Sudan police fire tear gas as protests erupt in Khartoum, Darfur

Sudan police fire tear gas as protests erupt in Khartoum, Darfur

Sudan police fire tear gas as protests erupt in Khartoum, Darfur

At least 24 people have been killed in Sudan since protests began on December 19 over the country's deteriorating economy, the country's public officer said on Saturday.

Sudan's political crisis shows no sign of easing as anti-government protests enter their fourth week, with activists calling for further marches despite a violent crackdown on demonstrations.

Qatar's ruler, Sheikh Tamim bin Hamad Al Thani, called Al Bashir shortly after the protests began to offer his support.

In a separate incident, witnesses said hundreds of demonstrators emerged from a mosque known to be affiliated to Bashir's government in Jabra neighbourhood in southern Khartoum while chanting: "The people want the fall of the regime".

Human Rights Watch and Amnesty International say at least 40 have been killed in the protests, initially sparked by price rises and shortages but soon shifted to calls on Sudan's longtime ruler Omar al-Bashir to step down.

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Across the Nile in Khartoum's twin city of Omdurman, three demonstrators were killed on Wednesday as police fired tear gas to disperse the protest, the authorities said.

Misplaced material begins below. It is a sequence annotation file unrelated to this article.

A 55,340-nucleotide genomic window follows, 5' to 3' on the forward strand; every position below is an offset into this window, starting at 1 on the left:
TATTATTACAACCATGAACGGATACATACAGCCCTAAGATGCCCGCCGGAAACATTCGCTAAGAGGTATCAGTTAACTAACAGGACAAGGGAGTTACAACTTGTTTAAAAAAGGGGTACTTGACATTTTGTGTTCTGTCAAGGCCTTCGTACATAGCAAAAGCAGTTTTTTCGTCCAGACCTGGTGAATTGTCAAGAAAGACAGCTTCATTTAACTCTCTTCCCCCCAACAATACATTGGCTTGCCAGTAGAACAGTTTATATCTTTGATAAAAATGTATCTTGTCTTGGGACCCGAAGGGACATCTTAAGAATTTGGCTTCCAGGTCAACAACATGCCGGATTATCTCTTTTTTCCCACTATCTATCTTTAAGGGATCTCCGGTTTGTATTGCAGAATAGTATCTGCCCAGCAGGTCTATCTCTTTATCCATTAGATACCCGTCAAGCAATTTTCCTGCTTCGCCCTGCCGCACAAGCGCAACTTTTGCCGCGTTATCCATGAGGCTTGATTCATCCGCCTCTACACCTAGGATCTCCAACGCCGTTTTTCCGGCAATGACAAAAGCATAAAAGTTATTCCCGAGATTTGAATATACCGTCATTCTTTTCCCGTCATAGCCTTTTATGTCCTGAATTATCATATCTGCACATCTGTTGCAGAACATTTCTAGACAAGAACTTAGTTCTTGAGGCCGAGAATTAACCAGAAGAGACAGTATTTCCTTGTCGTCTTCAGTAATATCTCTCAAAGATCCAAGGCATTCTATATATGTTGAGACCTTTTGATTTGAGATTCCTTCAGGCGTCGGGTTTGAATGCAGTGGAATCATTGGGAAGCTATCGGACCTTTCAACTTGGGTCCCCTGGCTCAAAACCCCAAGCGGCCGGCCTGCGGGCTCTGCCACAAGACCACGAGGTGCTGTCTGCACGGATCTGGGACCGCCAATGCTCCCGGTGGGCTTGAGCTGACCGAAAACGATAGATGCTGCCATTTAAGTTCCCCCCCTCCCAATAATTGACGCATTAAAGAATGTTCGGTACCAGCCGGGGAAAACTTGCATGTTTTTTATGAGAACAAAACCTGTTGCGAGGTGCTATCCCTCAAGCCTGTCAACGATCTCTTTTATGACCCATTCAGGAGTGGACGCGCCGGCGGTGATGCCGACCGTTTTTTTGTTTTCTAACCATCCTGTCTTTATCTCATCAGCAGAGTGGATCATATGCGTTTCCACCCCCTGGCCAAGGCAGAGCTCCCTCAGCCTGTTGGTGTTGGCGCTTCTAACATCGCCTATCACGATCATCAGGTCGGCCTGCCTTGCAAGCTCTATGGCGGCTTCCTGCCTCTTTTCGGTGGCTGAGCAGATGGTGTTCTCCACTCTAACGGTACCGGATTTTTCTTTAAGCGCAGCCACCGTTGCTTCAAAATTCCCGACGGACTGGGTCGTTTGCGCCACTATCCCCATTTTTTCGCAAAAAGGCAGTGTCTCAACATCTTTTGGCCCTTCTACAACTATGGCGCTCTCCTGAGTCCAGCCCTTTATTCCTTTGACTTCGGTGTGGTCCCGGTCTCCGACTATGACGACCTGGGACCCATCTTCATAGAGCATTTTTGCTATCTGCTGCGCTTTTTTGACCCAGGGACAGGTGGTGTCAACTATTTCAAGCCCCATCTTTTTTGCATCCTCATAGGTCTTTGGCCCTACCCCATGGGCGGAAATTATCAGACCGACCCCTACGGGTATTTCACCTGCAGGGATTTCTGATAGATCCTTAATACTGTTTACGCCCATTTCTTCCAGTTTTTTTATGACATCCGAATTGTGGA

Anti-government protests first flared last month and have posed the most serious challenge yet to Bashir, a former army general who is wanted by the International Criminal Court for alleged war crimes in the Darfur region.

Since Dec.19, Sudan has been rocked by nearly daily protests sparked by rising food prices and cash shortages amid a deepening financial crisis.

Repeated shortages of food and fuel have been reported in several cities, including the capital, Khartoum, while the cost of food and medicine has more than doubled.

In a strongly-worded statement, Sudan's National Commission for Human Rights slammed the attack on the Omdurman hospital and called for a swift investigation into the deaths of citizens.

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Since the secession of South Sudan in 2011, Khartoum lost three quarters of its oil revenue, crippling an economy already wracked by 20 years of United States sanctions.

The crackdown has drawn worldwide criticism with Britain, Canada, Norway and the United States warning Khartoum that its actions would "have an impact" on its relations with their governments.

The US imposed a trade embargo on Khartoum in 1997 that was lifted only in October 2017.

But critics of Bashir say his government's mismanagement of key sectors and its huge spending on fighting ethnic minority rebellions in Darfur and areas near the South Sudan border have been stoking economic trouble for years.

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